Talking people are tiresome.
We all talk; most of us, anyway. We must. But some people talk, and talk, and talk.
Those are the people we hide from at the grocery store.
How many hours have we spent needing to get away from someone who won’t take a breath? After the first minute, we become aware of an anxiousness to get back to our task which we already had limited time for. After the twentieth minute, we need to pee.
Some people live with the delusion that we care about their sister’s son’s horrible wife, or their cat’s bowel movements. We don’t.
One may be a good talker, but in order to be a good communicator one must pay attention to subtle clues from the listener, whom we’ll call Sam. If you notice any of the following behaviors, it may be time to conclude your conversation.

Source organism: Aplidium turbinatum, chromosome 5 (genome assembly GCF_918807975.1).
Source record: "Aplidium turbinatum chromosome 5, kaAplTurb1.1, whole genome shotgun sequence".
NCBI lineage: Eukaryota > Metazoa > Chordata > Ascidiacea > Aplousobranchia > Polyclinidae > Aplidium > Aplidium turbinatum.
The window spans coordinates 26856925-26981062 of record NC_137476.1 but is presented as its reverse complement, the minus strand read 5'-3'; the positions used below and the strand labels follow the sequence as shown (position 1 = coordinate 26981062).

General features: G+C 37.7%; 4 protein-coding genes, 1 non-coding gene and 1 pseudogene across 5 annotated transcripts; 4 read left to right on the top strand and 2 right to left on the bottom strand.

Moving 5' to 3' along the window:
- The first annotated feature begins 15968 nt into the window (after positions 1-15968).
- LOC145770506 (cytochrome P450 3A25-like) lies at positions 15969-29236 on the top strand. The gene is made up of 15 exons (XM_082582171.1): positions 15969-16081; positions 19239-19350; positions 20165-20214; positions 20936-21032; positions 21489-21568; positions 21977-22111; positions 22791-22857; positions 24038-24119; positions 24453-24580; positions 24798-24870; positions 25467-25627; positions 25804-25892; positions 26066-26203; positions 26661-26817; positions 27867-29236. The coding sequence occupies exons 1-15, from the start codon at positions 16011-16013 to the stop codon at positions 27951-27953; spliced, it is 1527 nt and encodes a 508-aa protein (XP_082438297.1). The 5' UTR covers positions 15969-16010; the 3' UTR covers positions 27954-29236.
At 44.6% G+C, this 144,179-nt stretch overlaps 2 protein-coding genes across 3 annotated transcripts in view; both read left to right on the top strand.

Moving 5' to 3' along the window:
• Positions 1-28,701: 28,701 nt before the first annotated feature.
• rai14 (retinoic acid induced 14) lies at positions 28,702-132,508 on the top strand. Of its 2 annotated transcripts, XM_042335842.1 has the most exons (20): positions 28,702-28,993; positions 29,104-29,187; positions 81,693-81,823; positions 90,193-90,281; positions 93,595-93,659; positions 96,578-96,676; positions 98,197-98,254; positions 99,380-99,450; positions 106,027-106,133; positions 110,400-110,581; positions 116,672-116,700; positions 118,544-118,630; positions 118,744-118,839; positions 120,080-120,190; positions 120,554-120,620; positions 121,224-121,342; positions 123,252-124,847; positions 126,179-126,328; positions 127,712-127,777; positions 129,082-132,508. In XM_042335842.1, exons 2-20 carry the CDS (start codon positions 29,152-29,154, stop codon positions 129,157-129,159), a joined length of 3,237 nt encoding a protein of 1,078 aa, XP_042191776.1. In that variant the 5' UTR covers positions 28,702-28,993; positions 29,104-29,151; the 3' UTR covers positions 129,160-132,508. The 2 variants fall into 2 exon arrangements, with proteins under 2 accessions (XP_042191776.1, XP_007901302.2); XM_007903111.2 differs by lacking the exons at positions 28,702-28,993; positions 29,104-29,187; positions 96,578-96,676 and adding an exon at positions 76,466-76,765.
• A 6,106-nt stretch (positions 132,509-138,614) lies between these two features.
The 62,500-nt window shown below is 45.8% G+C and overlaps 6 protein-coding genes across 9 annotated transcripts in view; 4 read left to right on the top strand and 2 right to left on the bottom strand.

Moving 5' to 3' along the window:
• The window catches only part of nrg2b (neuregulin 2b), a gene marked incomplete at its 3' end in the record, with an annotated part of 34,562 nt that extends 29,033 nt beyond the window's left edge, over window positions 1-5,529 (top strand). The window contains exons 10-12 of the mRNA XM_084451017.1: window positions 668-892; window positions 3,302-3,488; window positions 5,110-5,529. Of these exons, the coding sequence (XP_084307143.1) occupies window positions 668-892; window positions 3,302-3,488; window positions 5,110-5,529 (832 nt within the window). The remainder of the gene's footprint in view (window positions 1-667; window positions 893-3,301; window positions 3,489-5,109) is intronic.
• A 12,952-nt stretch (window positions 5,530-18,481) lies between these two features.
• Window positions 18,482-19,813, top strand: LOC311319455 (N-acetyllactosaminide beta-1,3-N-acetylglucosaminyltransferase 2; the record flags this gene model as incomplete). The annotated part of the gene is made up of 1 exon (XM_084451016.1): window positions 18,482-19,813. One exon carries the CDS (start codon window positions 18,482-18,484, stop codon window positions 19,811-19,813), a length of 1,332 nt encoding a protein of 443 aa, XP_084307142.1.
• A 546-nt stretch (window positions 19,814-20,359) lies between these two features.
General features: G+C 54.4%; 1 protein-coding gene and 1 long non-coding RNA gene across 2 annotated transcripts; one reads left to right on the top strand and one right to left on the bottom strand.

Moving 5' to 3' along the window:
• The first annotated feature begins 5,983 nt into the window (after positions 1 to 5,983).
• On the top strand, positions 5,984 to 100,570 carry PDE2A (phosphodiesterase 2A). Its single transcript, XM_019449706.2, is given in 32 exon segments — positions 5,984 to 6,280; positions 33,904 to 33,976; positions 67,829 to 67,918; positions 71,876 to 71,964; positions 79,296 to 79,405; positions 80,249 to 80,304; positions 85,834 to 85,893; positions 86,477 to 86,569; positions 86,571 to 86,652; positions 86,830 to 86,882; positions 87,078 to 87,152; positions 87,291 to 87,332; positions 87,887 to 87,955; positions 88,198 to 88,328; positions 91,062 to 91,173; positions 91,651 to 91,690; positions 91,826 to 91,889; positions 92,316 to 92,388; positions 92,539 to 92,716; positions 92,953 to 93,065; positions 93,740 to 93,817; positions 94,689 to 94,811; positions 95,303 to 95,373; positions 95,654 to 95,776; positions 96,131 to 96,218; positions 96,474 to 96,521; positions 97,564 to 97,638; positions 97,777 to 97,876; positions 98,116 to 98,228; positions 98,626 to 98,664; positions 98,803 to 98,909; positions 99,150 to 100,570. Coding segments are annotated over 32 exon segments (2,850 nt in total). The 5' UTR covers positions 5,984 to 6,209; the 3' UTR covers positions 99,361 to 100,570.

- Sam smiles and nods, yet her feet are shifted away from you and in the direction of her interrupted travel.
- Sam repeatedly looks at her watch.
- Sam has not responded with an actual word in forty-five minutes.
- Sam tells you for the fourth time that she needs to get her fifth grader, Little Sally Two Shoes, from school.
- The school calls Sam to inquire whether anyone is on their way to get Little Sally.
- Sam interrupts your medical history to say, “It was so great to see you, but I really must go.”
- Sam no longer has the tranquil, sweet look that Sam is known for.
- Sam begins to pull her hair and cry.
- Sam wets her pants.
- Sam dies.
There are no parts of this that are hyperbole. Sam has had customers, co-workers, family members, and total strangers who have failed to notice these subtle hints of disinterest in their one-sided conversation. And now, she is gone.
If we could all focus on our tasks and allow others to focus on theirs, realize that when someone asks how we are they only want to hear “fine,” and remember than no one wants details on any part of our life, we will all make the world more pleasant.